A contract like the one described in the illustration can be made rapid resolution friendly, irrespective of what kind of dispute may arise, by incorporating the drafting solutions discussed below:
Solution 1 — Protects the Purchaser
The contract, like the one described in the illustration above, can be made rapid resolution friendly by incorporating a clause defining the quantum of damages that the purchaser can claim based on the supplier’s failure to deliver a particular installment of goods.
The clause can either specify that the purchaser would be entitled to claim the difference between the contract price and the price at which the purchaser bought the replacement goods, plus income lost on account of canceled orders that could not be fulfilled because of the delay in procuring raw material.
If this kind of clause is incorporated into the contract, the purchaser would need to produce invoices to quantity the difference in the contract price and the price of the material he bought. He would also need to produce documentation from the previous months to show the month’s loss in question. There would be no need to lead circumstantial evidence, and oral hearings would also be limited.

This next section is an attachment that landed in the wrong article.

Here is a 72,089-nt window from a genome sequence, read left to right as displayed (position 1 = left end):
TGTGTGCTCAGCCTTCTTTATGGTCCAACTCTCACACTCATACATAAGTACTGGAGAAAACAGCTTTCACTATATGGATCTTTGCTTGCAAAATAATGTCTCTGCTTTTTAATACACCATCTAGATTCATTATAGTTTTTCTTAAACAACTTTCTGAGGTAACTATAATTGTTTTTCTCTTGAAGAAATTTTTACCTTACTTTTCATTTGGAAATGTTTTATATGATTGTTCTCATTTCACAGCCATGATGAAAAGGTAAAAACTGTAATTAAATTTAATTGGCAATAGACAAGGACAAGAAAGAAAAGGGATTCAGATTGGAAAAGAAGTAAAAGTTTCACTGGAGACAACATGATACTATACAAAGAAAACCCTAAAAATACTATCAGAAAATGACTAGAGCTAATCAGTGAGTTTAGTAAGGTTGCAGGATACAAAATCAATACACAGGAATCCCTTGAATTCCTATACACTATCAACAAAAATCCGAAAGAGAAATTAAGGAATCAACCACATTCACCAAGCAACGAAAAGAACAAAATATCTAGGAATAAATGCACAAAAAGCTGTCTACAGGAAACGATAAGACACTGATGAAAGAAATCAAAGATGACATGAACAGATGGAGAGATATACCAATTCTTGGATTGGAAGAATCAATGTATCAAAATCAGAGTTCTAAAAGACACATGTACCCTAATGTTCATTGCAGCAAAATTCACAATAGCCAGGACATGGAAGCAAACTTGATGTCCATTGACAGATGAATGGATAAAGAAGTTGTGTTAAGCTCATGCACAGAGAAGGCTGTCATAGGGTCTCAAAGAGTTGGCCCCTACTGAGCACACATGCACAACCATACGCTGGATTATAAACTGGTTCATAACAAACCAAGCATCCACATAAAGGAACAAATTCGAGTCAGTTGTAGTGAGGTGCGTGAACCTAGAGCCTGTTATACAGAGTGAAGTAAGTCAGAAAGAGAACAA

Solution 2 — Protects the Supplier
The contract can protect the supplier from the purchaser’s termination despite subsequent acquiescence if it includes a clause barring the purchaser from terminating the contract after acceptance of subsequent delivery of goods.
Better still, the agreement can specify that, if the supplier fails to deliver a particular installment of goods, the purchaser has a fixed number of days to terminate the agreement, after which he would be deemed to have agreed to continue the contract.
Solution 3 — Accelerates Dispute Resolution for Both the Parties (Pre-decides contentious elements of the Arbitration process)
The agreement gives the claimant the right to ask for the arbitrator’s appointment by a named institution or ODR platform; and for such appointment to be made within 35 days of receipt of the defendant receiving notice.
In these cases, it will better serve the parties if the institution or ODR platform promises a process that binds the arbitrator to rapid resolution. Platforms often do this by minimizing oral hearings, not accepting documentation delays, and not allowing adjournments unless in emergencies.